Century 3:
The next day our distance was uncertain. The plan was pretty much to go as far as we could and then take the train out from there. We were both on one gear easier than the day before, but felt pretty good. We managed to make good time all the way up to Chia yi. We ate at the only restaurant in Chia yi that doesn't sell Ji Rou Fan. It was just after leaving that place that I tweaked my knee and continued on in pain. I would ride out ahead and michael just thundered along at a good pace. We were getting close enough to home that we both thought we could make it back to Taichung... at some point. I gritted it out and we rolled along into Wufeng at sundown. We finally parted ways after 7:00pm having done back to back centuries.

Century 4:
I decided that since I had done two centuries in two days, I could easily pull off two more before the month was out. I also had a day off coming up. I decided to head back through Nantou and Mingjian, Zhushan and into Douliu. From there I had a rough idea of where to go and quickly got lost going through Huwei. I kept second guessing myself and ended up heading through Tuku. For the first time in Taiwan I was totally turned around and had no idea which way was North. I asked a gas station attendant... and he had no idea. I asked a 7-11 clerk and she hadn't a clue. In Taiwan people have no abstract clue of directions. Seriously. Nobody really knows where in the hell they are. I finally figured it out and went back to Huwei and up to Xiluo along the 145. I had originally hoped to take the Highway 19, but nobody could confirm where it was or that it was actually quite close, so I went back to an old road I had been getting quite bored with and made it to Xiluo where I meandered home against the wind and still feeling a growing pain in my knee. It sucked, really.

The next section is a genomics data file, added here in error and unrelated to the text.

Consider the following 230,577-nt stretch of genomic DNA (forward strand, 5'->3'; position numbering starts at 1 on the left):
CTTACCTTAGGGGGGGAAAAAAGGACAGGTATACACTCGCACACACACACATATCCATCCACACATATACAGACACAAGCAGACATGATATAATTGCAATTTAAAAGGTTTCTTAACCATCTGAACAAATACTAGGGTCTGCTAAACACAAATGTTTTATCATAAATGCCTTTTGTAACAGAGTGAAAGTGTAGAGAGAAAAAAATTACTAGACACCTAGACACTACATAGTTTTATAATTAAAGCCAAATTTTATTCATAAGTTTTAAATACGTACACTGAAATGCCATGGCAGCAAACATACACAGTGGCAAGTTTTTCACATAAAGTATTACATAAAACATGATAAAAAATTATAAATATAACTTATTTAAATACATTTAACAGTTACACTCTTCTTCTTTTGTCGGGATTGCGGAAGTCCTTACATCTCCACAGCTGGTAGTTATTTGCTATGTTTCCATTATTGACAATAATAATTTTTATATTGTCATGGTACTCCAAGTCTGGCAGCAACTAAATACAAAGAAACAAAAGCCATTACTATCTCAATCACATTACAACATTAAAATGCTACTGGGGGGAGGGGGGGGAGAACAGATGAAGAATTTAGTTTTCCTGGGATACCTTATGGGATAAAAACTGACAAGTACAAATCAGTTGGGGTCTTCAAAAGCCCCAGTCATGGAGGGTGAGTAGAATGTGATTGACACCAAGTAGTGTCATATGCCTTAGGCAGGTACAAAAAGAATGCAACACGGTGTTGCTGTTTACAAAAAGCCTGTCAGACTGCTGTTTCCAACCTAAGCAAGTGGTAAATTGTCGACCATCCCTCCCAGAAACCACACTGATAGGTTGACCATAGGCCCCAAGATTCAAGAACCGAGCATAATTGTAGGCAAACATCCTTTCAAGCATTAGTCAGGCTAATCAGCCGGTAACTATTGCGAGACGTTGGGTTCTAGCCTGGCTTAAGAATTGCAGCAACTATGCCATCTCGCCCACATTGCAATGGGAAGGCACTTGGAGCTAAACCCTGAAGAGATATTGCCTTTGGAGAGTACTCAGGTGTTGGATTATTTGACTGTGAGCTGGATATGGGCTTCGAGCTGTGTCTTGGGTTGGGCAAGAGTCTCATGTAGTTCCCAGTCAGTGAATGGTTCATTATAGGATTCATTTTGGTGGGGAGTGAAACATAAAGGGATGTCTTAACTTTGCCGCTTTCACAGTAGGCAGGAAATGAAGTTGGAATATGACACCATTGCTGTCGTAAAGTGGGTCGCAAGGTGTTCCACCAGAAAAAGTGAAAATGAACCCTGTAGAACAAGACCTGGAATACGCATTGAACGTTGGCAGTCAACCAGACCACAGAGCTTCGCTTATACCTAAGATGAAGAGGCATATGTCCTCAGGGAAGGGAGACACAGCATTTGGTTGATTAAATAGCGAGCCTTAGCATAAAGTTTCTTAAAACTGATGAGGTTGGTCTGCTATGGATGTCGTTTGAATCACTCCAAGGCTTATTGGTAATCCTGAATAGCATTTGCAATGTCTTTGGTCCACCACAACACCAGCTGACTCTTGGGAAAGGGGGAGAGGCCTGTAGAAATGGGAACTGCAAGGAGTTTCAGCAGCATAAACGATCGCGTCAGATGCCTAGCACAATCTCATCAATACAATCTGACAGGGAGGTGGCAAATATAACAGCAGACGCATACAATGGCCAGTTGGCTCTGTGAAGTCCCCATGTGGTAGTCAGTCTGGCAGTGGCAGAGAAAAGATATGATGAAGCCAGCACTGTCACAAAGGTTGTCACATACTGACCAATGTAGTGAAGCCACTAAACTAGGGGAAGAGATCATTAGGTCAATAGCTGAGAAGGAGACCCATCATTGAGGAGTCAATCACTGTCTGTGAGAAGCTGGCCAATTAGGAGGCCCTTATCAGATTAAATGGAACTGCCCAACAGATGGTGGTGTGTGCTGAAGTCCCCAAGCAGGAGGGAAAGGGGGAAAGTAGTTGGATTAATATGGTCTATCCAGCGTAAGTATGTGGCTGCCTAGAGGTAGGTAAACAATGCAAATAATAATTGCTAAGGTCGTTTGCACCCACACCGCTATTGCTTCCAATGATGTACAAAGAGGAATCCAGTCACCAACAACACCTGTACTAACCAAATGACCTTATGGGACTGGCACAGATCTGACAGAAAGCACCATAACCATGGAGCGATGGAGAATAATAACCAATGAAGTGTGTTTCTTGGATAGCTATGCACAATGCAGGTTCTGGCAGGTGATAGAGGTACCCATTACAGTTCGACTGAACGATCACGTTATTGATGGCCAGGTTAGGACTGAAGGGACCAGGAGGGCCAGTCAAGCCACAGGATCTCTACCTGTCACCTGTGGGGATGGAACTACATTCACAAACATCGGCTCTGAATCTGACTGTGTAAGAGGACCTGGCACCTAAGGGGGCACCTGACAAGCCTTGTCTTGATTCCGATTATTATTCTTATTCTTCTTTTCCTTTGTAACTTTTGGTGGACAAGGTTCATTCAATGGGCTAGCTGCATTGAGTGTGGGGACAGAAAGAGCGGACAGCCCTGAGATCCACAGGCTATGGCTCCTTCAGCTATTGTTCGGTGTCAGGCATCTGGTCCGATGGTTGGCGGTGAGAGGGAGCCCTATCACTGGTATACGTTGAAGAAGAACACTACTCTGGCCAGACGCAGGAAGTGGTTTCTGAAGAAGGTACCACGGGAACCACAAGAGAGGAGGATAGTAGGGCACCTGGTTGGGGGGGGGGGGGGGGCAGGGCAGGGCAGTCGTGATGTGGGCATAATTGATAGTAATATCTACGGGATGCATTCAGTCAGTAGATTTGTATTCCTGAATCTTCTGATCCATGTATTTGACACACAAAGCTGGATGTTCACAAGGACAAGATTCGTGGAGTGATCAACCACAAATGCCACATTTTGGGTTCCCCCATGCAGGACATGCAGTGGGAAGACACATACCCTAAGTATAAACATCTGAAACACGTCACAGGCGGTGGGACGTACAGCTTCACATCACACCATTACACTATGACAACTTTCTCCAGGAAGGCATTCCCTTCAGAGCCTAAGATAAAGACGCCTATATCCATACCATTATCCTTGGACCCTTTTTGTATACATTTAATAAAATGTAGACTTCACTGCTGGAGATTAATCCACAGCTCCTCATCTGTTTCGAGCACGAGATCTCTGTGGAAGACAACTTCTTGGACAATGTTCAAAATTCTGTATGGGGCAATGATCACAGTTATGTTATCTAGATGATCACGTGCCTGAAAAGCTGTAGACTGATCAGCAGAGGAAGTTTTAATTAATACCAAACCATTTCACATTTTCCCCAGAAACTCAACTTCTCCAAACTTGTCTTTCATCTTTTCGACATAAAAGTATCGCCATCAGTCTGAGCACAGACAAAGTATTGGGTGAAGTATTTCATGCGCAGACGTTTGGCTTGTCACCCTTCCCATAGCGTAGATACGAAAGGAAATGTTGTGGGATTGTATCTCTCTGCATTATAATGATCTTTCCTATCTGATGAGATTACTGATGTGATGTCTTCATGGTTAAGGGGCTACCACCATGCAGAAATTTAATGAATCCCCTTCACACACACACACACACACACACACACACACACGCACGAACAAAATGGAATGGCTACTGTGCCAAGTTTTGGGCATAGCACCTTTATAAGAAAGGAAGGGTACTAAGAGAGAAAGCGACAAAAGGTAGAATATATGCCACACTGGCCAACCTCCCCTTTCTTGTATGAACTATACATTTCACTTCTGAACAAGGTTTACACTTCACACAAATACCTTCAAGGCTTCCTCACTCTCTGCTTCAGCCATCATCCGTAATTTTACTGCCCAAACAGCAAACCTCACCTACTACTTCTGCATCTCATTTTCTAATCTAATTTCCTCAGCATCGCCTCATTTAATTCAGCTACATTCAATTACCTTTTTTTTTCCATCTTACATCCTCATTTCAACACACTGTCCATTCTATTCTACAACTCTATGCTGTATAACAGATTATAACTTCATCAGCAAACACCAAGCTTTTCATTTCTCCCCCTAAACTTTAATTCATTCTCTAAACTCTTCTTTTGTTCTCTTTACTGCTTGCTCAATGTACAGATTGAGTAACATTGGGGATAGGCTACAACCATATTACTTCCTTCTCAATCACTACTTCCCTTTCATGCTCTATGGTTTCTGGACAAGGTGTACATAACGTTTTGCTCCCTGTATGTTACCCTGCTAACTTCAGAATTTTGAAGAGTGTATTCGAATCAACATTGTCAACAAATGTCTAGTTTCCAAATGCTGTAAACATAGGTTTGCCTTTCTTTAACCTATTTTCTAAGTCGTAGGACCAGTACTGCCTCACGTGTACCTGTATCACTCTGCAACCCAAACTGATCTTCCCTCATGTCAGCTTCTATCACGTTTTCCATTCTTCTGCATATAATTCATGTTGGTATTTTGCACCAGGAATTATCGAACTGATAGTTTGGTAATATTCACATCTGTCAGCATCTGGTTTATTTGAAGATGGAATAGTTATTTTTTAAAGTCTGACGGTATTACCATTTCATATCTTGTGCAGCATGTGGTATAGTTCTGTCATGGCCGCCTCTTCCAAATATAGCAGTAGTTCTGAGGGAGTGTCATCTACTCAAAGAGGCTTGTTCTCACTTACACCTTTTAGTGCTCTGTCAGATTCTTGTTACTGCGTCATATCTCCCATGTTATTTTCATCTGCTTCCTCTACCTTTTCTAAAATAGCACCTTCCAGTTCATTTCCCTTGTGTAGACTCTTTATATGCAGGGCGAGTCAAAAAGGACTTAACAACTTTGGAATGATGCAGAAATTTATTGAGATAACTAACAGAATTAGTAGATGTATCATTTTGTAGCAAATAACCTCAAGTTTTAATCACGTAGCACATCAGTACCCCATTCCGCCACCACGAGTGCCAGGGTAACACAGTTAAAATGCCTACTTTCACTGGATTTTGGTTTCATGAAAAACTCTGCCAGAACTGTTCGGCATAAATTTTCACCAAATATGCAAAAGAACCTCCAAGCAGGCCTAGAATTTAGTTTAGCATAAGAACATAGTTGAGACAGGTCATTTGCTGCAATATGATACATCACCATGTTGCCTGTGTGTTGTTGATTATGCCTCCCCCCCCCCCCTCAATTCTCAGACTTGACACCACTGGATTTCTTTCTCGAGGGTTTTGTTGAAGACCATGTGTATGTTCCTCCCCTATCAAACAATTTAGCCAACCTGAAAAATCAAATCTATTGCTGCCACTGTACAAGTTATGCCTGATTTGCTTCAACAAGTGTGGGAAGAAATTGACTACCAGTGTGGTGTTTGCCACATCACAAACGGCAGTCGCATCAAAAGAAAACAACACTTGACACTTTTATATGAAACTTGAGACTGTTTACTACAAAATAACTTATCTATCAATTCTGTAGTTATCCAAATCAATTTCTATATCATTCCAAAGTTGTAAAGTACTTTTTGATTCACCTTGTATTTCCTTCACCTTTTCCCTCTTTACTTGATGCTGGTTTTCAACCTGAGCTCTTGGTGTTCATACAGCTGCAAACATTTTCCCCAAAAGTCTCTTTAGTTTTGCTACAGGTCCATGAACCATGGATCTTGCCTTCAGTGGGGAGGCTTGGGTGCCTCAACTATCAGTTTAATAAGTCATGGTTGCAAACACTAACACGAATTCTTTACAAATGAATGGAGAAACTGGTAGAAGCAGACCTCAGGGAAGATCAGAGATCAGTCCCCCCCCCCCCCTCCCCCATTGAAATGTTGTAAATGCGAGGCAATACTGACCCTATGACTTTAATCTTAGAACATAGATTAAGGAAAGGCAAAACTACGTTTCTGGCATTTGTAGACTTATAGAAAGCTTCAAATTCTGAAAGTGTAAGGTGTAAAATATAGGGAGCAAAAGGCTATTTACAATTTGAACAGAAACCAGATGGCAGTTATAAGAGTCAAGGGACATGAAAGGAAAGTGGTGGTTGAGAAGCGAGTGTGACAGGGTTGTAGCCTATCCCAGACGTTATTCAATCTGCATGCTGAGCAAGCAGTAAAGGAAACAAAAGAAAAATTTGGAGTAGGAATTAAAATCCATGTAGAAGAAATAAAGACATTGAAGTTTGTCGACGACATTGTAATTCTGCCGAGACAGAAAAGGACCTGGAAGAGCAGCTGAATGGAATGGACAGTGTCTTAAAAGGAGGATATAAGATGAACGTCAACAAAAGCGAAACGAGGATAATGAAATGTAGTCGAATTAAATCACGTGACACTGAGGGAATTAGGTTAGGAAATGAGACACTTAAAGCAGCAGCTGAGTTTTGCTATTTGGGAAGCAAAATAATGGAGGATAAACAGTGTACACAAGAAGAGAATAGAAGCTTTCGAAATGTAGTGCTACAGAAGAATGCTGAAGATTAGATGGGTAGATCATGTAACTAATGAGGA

Century 5:
I had one more to go and my knee had been bothering be for a couple days, but on two days rest I decided to see how a final century up toward Miaoli would work out. Michael joined me for the first 30 miles and then turned back. The pain in my knee was just a dull ache. I decided to grit it out and just go for it. It was only 14 days since the first century and I figured if I could do it it would be baddass and if not I would call Michael for help. I took the Highway 3 all the way to the #126 near the Ming De Reservoir. The rolling hills didn't seem to aggravate my knee anymore than regular riding. I actually felt stronger despite the knee pain. The Ming De Reservoir is a great ride. I got into the monochrome colored city of Miaoli and since I forgot how to get to the Highway 1 through an easier route I took the 13 all the way up the big hill to the 119 and then through "charming" Hakka farms to the industrial old Highway 1. I powered my way at speed all the way to Changhua to avoid any more hills. The pain in my knee was intense by that point. I had
actually been popping Tylenol all day. I limped through the door and took a week off.

Of course in post script I got a bad chest cold the week after my week off... and then I had a couple rides before the rains of New Year. So I am expecting to lose most of the gains I had made through all that riding. Typical.